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Arrowhead and Glaxo Pen Down a $1B Pact for RNAi

With a $1 billion asset deal with Arrowhead Pharmaceuticals, GlaxoSmithKline is making its first big step into treating nonalcoholic steatohepatitis (NASH), a fatty liver disease. Arrowhead experimental early clinical-stage RNAi medicine ARO-HSD targets HSD17B13, a member of the hydroxysteroid dehydrogenase family involved in the hormone, fatty acid, and bile acid metabolism with a focus on NASH.

The disease produces a buildup of fat in the liver, which can eventually lead to scarring. It affects millions of people in the United States alone, mainly affecting obese patients or those with Type 2 diabetes.Christopher Anzalone, Ph.D., Arrowhead president, and CEO, told Fierce Biotech ahead of the purchase that he believes one of the reasons others have failed in this market is a concentration on reducing liver fat at the expense of preventing fibrosis.

Many past attempts to address the fat side of the equation in the liver have failed, and ARO-HSD offers a novel strategy to address the fibrosis side of the equation potentially. According to the genetic data, ARO-HSD may also have the potential to treat a variety of other fibrotic liver illnesses.Using RNAi is a relatively novel strategy, but it’s one that Alnylam—the RNAi leader and a former close competitor of Arrowhead—and partner Regeneron are testing in phase 1 trials with their candidate ALN-HSD. NASH, on the other hand, is a high-risk venture:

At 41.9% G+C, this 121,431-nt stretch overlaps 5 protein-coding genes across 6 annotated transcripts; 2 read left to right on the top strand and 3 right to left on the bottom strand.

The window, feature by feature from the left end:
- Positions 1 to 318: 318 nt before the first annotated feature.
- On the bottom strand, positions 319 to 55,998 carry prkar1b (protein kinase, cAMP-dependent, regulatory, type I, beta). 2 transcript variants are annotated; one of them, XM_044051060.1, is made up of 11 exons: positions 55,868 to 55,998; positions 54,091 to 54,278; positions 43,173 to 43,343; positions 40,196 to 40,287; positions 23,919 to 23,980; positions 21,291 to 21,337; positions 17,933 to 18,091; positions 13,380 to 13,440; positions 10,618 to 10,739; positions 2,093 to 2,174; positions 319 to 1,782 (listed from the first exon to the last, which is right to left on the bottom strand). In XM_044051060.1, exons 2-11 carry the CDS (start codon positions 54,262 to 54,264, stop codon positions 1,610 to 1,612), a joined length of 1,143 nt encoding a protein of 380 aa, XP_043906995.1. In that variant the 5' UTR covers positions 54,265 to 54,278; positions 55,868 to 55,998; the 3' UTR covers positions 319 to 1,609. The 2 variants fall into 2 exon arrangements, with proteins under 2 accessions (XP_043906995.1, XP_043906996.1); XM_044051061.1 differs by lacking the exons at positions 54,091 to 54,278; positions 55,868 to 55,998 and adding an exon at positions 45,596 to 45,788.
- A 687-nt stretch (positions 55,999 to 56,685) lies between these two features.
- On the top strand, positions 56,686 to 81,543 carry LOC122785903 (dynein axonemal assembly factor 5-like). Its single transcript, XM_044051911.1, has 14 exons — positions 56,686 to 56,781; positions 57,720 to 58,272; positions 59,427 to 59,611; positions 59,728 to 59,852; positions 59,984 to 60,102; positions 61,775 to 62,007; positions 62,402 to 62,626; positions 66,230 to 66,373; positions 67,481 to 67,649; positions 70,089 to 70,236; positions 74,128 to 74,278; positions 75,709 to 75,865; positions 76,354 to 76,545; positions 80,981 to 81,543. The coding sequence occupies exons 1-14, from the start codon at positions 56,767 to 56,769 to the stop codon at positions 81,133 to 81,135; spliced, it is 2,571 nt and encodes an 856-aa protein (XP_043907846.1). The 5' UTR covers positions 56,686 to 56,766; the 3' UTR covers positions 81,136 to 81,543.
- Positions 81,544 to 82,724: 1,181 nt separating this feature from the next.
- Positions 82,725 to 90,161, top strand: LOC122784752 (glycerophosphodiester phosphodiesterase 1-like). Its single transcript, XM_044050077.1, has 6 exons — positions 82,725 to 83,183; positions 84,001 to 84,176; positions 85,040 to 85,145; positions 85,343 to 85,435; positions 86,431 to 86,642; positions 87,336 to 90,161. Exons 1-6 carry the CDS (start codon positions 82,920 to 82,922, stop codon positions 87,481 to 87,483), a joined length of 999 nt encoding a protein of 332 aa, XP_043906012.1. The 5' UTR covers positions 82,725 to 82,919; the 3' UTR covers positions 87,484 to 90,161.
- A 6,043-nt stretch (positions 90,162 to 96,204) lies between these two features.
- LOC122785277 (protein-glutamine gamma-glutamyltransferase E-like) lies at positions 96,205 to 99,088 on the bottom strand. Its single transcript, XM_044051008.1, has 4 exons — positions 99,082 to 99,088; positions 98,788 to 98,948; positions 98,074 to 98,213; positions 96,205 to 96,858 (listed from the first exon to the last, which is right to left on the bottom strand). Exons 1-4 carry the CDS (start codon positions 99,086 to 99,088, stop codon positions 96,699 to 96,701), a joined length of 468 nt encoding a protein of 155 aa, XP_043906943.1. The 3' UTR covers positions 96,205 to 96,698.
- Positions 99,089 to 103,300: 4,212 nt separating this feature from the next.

it has the potential to yield blockbuster sales for the business that gets it right, but poor efficacy, particularly in monotherapies and safety concerns, have impeded and delayed several NASH initiatives in recent years. With such a significant investment, however substantially backloaded, GSK will be hoping for better results, as well as a better outcome than the cancer deal it struck with Merck in Germany.

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